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Strange question here. I have a server with 1GB of RAM, however when booted this shows as 768MB. I've discovered the reason for it – and that is that it has an unboard graphics card which shares memory with main RAM. Running Ubuntu Server, it doesn't actually ever use anything graphical – it's all set up to be SSH'd into and therefore there's no need to use the VGA.

I believe there may be a setting to switch off VGA/graphics card in BIOS, but my question to you guys is:

  1. is this recommended? and
  2. if I turn it off, then how would I turn it back on again in BIOS (given that with it off, I wouldn't be able to see the option to turn it on as there would be no graphics output!!)?
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Is it actually a Dell or HP server, or just a box you've repurposed as a server? –  Tom O'Connor Feb 19 '11 at 13:31
    
It's a Mini-ITX box repurposed as a server (Running Ubuntu Server 10.10)... –  Javawag Feb 19 '11 at 14:18
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This is just one of many problems you'll find when 're-purposing' desktop hardware as a 'server'... –  Chris S Feb 20 '11 at 16:02

3 Answers 3

up vote 7 down vote accepted

You won't be able to disable the VGA graphics in the bios unless you have a secondary card pci/agp graphics card installed. You might see the option, but it won't let you do it unless there is some other output. If your bios is fancy it might have a serial output in which case you might be able to disable the VGA, just be ready with a serial console if you ever need a display.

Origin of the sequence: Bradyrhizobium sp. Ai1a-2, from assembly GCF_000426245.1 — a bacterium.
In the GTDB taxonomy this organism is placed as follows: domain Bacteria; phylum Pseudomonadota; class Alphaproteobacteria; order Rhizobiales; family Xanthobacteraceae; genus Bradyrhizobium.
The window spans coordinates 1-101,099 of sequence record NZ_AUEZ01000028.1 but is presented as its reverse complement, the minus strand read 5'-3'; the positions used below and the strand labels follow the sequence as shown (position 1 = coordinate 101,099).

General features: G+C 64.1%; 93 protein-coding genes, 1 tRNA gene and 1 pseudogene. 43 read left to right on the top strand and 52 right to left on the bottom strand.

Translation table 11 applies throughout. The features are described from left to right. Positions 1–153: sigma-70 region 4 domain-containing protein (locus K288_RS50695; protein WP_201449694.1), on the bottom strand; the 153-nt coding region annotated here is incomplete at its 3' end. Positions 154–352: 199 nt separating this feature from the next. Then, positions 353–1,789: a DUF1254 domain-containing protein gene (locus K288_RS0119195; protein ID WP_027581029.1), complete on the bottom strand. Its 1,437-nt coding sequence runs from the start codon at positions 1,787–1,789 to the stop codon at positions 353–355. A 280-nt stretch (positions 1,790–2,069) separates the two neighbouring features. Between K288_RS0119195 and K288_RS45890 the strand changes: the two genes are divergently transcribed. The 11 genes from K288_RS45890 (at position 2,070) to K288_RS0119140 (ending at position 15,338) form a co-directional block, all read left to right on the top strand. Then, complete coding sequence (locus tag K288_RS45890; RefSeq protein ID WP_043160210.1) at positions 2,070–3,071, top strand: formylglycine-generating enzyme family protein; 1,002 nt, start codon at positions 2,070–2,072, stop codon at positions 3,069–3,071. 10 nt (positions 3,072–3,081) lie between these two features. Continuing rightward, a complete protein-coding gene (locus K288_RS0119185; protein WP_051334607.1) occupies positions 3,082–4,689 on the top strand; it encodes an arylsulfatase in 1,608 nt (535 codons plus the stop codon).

The thing to do is change the maximum shared memory value to be as small as possible. 4M, 8M, whatever it will let you move it down to. Once you turn down that shared memory space it isn't going to take up much on your system. If 32M of ram is going to make a difference in the life of your server, buy another gig and make it really happy!

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Thanks! I've brought it down to minimum (32MB)... it does have a disable option but I don't think that's all that wise! I may add another 1GB stick though at some point, I'll see how it goes first though! –  Javawag Feb 19 '11 at 14:16

You may find this interesting, using the graphics adapter's RAM as a RAM disk.

http://en.gentoo-wiki.com/wiki/Using_Graphics_Card_Memory_as_Swap

Works great on my PowerEdge 2500.

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Interesting, but I don't think this applies for the person who asked the question since the whole problem is that their graphics adapter doesn't HAVE any ram and is sharing system ram instead. –  Caleb Feb 19 '11 at 16:40
    
yup, this doesn't apply to me due to it not having it's own memory as stated by Caleb. But it's an interesting read at least, something to bear in mind for the future :D –  Javawag Feb 20 '11 at 11:57

I'm not sure I'd worry about it. Linux is far better at managing RAM than you are. Let it do it's own thing.
If you have DRAC access (or similar) to the BIOS, then you might be able to disable the memory-sharing, or limit it down to 16MB (or so).

Seriously though, RAM is cheap. If you run out, buy more.

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Yeah, we're down to 32MB now, leaving me 992MB RAM - this will do! More RAM is a possibility too, I'll see if I need it! –  Javawag Feb 19 '11 at 14:17

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